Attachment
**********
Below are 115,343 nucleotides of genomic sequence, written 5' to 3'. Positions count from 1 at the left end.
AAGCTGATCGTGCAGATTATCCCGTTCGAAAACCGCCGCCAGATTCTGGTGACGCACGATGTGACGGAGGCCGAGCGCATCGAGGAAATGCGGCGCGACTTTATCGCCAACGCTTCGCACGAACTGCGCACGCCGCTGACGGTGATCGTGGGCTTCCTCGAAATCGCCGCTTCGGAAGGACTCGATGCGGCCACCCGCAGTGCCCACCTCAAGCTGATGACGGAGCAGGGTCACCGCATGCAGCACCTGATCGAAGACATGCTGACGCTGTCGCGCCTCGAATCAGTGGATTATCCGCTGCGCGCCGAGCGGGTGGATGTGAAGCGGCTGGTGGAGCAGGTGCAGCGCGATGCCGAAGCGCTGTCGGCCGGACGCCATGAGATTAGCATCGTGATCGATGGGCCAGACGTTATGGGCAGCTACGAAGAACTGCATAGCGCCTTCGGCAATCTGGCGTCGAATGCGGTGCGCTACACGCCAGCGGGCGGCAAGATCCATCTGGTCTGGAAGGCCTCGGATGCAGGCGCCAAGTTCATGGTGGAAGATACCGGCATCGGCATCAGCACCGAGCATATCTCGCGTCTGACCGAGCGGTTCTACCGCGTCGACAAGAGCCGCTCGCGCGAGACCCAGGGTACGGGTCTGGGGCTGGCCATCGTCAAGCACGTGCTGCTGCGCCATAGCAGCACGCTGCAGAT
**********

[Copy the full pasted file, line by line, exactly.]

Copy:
Below are 115,343 nucleotides of genomic sequence, written 5' to 3'. Positions count from 1 at the left end.
AAGCTGATCGTGCAGATTATCCCGTTCGAAAACCGCCGCCAGATTCTGGTGACGCACGATGTGACGGAGGCCGAGCGCATCGAGGAAATGCGGCGCGACTTTATCGCCAACGCTTCGCACGAACTGCGCACGCCGCTGACGGTGATCGTGGGCTTCCTCGAAATCGCCGCTTCGGAAGGACTCGATGCGGCCACCCGCAGTGCCCACCTCAAGCTGATGACGGAGCAGGGTCACCGCATGCAGCACCTGATCGAAGACATGCTGACGCTGTCGCGCCTCGAATCAGTGGATTATCCGCTGCGCGCCGAGCGGGTGGATGTGAAGCGGCTGGTGGAGCAGGTGCAGCGCGATGCCGAAGCGCTGTCGGCCGGACGCCATGAGATTAGCATCGTGATCGATGGGCCAGACGTTATGGGCAGCTACGAAGAACTGCATAGCGCCTTCGGCAATCTGGCGTCGAATGCGGTGCGCTACACGCCAGCGGGCGGCAAGATCCATCTGGTCTGGAAGGCCTCGGATGCAGGCGCCAAGTTCATGGTGGAAGATACCGGCATCGGCATCAGCACCGAGCATATCTCGCGTCTGACCGAGCGGTTCTACCGCGTCGACAAGAGCCGCTCGCGCGAGACCCAGGGTACGGGTCTGGGGCTGGCCATCGTCAAGCACGTGCTGCTGCGCCATAGCAGCACGCTGCAGAT